Nordea ‘underestimated systems needed’ for AML, says CEO
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Nordea ‘underestimated systems needed’ for AML, says CEO

Casper von Koskull calls for a supranational anti-money laundering (AML) authority in Europe, while pushing the ECB to relax its dividend leash to boost strong banks.

Casper von Koskull, chief executive of Nordea, has admitted the risks of criminals using its network caught Scandinavia’s biggest bank off guard, as an AML scandal sweeps across the Nordic region.

The scandal – with reports highlighting billions of dollars of questionable money flows from the former Soviet Union – caught its second scalp last week, with the resignation of Swedbank chief executive Birgitte Bonnesen, six months after the resignation of Danske Bank chief executive Thomas Borgen.

Casper-von-Koskull Nordea-160x186

Casper von
Koskull, Nordea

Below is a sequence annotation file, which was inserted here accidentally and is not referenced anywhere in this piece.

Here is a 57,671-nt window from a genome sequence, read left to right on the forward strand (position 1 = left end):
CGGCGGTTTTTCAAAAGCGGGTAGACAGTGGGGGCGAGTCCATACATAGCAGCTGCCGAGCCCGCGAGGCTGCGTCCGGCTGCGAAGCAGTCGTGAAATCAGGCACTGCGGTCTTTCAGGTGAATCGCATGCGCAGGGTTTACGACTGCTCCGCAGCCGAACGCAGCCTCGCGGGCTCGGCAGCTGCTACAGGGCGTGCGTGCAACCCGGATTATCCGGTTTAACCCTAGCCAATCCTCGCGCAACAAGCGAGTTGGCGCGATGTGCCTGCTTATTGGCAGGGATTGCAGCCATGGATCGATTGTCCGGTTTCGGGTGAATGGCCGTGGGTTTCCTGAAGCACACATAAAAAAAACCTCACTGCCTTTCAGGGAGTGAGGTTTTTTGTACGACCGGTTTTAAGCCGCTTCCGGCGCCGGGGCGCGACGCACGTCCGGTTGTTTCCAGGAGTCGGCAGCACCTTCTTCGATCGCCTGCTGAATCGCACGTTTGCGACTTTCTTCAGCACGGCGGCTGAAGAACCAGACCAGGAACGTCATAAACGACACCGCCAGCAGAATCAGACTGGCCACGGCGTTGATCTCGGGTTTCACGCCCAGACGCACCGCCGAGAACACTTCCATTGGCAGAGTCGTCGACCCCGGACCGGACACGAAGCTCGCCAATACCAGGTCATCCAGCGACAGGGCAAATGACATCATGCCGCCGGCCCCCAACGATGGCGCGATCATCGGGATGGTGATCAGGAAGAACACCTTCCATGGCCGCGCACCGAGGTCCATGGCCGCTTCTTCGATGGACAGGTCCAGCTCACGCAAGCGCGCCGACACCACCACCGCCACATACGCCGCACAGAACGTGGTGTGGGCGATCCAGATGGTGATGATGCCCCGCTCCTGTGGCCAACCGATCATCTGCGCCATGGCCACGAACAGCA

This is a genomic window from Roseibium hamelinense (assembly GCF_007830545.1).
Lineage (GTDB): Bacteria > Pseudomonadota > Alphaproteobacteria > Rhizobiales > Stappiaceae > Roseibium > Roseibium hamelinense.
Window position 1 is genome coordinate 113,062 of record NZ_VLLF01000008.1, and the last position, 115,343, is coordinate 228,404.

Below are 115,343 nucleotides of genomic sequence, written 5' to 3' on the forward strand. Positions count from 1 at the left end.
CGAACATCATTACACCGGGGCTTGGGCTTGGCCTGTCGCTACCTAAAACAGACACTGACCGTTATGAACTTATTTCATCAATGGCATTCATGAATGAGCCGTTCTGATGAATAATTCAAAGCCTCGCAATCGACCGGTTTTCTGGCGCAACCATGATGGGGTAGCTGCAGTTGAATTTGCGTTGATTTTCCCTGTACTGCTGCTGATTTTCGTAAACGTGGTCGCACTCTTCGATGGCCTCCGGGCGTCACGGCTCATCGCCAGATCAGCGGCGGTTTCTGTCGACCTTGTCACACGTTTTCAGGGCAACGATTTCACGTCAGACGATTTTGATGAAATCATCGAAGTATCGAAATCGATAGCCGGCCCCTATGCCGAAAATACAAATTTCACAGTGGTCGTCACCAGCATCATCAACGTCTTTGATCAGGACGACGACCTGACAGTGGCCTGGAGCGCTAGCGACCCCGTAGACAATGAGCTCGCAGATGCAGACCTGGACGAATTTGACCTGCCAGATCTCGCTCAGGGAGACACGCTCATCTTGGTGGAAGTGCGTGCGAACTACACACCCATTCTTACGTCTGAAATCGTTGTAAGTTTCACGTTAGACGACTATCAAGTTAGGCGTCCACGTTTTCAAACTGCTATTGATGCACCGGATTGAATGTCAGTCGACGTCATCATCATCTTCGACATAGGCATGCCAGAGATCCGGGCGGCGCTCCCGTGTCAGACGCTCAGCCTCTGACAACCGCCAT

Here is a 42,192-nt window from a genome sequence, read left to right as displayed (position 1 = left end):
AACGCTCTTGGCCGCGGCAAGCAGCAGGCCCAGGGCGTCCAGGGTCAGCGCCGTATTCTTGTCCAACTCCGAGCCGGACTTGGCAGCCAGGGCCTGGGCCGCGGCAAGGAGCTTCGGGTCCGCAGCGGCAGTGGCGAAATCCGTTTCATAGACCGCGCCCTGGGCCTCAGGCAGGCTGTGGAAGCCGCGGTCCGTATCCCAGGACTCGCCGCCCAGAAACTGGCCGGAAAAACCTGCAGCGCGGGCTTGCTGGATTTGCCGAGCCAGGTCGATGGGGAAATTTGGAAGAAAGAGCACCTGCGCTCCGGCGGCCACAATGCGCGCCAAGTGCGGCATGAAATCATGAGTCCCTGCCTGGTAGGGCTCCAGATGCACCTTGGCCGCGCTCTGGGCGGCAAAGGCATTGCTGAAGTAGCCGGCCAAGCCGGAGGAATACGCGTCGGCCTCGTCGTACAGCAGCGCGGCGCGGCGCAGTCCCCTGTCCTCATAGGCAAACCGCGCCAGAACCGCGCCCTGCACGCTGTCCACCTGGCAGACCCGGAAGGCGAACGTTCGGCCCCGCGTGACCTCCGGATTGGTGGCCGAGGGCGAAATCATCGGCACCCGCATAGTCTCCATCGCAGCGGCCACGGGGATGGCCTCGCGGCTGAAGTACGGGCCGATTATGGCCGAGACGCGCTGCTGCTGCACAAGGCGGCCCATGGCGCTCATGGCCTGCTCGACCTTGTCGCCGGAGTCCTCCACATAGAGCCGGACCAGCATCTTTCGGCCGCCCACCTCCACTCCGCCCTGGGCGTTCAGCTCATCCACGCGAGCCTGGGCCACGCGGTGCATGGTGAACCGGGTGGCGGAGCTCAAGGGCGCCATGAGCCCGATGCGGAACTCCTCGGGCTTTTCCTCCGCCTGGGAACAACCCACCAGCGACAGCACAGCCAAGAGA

“We were naive and complacent; we underestimated the complexity involved and the systems needed to deal with it,” says Von Koskull, while also calling for a new AML authority at a European level.

His comments came as part of Euromoney’s 50th anniversary coverage.

During the past three years, Von Koskull says Nordea, like other Nordic banks, has improved its AML systems, investing €730 million since 2015, while deploying 5% of its workforce on the problem and retraining others.

Von Koskull’s mandate, on becoming chief executive in 2015, was partly to invest in compliance systems.


Nevertheless, he warns more work is needed by banks and authorities, including cooperating better to prevent money laundering.

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